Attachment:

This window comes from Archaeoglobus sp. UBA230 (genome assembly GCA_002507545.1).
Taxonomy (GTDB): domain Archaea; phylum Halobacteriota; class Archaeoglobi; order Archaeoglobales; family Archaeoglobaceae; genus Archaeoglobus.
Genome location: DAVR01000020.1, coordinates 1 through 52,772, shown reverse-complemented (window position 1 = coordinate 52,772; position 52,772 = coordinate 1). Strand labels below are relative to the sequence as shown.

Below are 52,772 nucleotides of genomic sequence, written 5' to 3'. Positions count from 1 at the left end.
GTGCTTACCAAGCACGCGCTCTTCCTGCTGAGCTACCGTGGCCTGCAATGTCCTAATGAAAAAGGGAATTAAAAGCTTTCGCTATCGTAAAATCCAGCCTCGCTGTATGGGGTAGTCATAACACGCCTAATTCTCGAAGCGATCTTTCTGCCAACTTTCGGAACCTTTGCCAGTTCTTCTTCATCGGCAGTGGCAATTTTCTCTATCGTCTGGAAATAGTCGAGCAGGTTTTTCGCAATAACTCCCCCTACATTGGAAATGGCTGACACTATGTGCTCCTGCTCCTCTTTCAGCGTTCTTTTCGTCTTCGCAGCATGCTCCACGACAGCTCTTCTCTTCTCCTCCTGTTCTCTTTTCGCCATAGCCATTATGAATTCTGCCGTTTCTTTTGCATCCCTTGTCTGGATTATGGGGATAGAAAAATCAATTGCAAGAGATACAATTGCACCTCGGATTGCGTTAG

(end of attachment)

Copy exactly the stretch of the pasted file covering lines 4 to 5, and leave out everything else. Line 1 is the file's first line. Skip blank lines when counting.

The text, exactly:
Below are 52,772 nucleotides of genomic sequence, written 5' to 3'. Positions count from 1 at the left end.
GTGCTTACCAAGCACGCGCTCTTCCTGCTGAGCTACCGTGGCCTGCAATGTCCTAATGAAAAAGGGAATTAAAAGCTTTCGCTATCGTAAAATCCAGCCTCGCTGTATGGGGTAGTCATAACACGCCTAATTCTCGAAGCGATCTTTCTGCCAACTTTCGGAACCTTTGCCAGTTCTTCTTCATCGGCAGTGGCAATTTTCTCTATCGTCTGGAAATAGTCGAGCAGGTTTTTCGCAATAACTCCCCCTACATTGGAAATGGCTGACACTATGTGCTCCTGCTCCTCTTTCAGCGTTCTTTTCGTCTTCGCAGCATGCTCCACGACAGCTCTTCTCTTCTCCTCCTGTTCTCTTTTCGCCATAGCCATTATGAATTCTGCCGTTTCTTTTGCATCCCTTGTCTGGATTATGGGGATAGAAAAATCAATTGCAAGAGATACAATTGCACCTCGGATTGCGTTAG